This post originally appeared on Panels, which is now Book Riot Comics
Back, way way back in May, I reviewed Thor #8. This was the issue that finally, finally revealed the identity of the new Thor as Jane Foster, Odinson’s former lover who also happened to be dying of cancer when she wasn’t using the powers of a thunder god. At the time, I was intrigued and generally pleased with the issue, particularly because I found the choices Jane was making to be really fascinating — that she was choosing to be Thor despite the risks both selflessly (to help save people) and selfishly (to give herself more freedom than she’s ever had before at a point in her life when her body is failing). I was excited to see where creative team Jason Aaron, Russell Dauterman, Matthew Wilson, and VC’s Joe Sabino.
And then I got burned out on Marvel. It wasn’t just Secret Wars burnout (although lordy loo, that event felt like it took a whole year), but mainly Marvel PR and EiC reactions to representation criticism. I have some friends who took Marvel off their pull list after the “no labels” comment about Angela and Sera, but others gave up earlier. Frankly, the $5 first issues of these post-Secret Wars series only gives me more reason to avoid buying Marvel stories. I’m down to a handful of books I’m buying myself and Thor wasn’t going to be on it, but when the advance review copy for The Mighty Thor #1 was offered to me … well, I found myself drawn once again to Jane’s story and wanted to see how it connected to Thor #8.
What matters most about The Mighty Thor #1 is that we finally have Jane Foster talking to us as Jane. While the mystery of “Who is Thor?” pulled people into the first arc, the problem those eight issues had was that the mystery made it hard to get to know and really connect with our heroine. But now we’re privy to her secret, which feels really like two secrets — she’s hiding Thor from those who know her as Jane and Jane from those who know her as Thor (and sometimes, those groups overlap). Just allowing Jane to be honest with the readers will leave the book open wide in a way we didn’t have before this issue. It suddenly becomes a very personal book.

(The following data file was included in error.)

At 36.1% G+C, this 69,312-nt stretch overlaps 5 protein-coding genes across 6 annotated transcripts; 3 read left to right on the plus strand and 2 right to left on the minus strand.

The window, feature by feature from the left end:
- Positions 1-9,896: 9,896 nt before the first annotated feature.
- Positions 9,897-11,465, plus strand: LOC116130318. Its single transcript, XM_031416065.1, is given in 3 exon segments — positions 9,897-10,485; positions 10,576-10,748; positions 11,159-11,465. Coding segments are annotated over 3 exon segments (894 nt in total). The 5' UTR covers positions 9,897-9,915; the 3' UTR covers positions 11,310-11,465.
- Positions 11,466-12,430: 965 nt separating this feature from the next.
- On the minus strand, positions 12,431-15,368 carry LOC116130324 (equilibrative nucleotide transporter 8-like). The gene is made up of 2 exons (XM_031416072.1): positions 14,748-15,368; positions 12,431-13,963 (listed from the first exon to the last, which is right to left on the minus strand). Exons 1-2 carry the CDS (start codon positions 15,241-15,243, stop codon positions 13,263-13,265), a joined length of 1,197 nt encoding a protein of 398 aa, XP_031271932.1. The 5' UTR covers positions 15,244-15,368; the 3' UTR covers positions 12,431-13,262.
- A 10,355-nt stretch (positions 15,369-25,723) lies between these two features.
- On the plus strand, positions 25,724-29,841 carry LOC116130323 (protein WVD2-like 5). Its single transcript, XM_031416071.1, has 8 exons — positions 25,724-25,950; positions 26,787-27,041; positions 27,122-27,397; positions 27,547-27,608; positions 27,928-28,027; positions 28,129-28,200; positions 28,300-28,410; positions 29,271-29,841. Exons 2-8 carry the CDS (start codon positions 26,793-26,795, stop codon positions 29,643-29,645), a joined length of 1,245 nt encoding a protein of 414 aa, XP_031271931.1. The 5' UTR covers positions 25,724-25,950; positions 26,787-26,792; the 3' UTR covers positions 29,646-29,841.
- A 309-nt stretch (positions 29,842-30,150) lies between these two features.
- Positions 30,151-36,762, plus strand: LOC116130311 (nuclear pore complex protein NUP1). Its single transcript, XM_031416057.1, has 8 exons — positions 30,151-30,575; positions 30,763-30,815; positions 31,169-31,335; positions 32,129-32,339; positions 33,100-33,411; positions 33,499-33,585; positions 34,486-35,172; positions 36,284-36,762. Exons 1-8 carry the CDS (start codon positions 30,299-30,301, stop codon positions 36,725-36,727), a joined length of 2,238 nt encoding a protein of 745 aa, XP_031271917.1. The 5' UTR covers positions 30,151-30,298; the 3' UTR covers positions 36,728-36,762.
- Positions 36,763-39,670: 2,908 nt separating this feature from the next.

What readers also learn about this issue right off the bat is Jane’s cancer, her chemo, and how the magic of Mjolnir works against her illness. The opening scene is her getting her chemo treatment and narrating what it’s like — the thing is, while it’s extremely effective as an opening to this arc, I’ve never had cancer and I don’t know if that’s what it’s like for real cancer patients on chemo (if any Panels readers have more insight into that experience and have read the issue, I’d love to hear what you thought of the scene).
I think #1 makes a good case for why she goes back and forth between her dying human form and Asgardian form; the stakes have been set high enough with the larger plot that you get why she feels like she must do what she can both as a space senator and as a superhero, even if the magical transition between the two is escalating her disease. The issue also doesn’t hide the fact that, like I mentioned in the Thor #8 review, Jane likes how being Thor feels. She can certainly have selfish reasons for doing something this dangerous while also doing it so she can help stop evil.
But this leads into the other concern about the story. Namely, how Jane’s situation and choices will be handled by the writing going forward. We know Odinson will be Thor again eventually — this Thor’s books have been selling very well so it could be a while before Odinson becomes worthy again, but this is comics and he’s sure to regain the title and powers down the line. And the question is, what will happen to Jane then? Will Marvel kill Jane Foster off to put Odinson back with his hammer? I hope not, but I get why fans are concerned about that endgame.
With Jane’s more personal story now being told, The Mighty Thor has all the potential in the world to be an iconic run. Like blind representation and Daredevil, Jane as Thor could be a great example of representation of cancer patients in comics that uses superpower tropes without completely undermining the representation. We have a smart, clever, but flawed heroine here who could be making big mistakes in her choices, but they’re still her choices. No matter where the creative team takes the story forward (for better or worse), if you liked Jane’s first arc, I do think The Mighty Thor #1 is worth your time.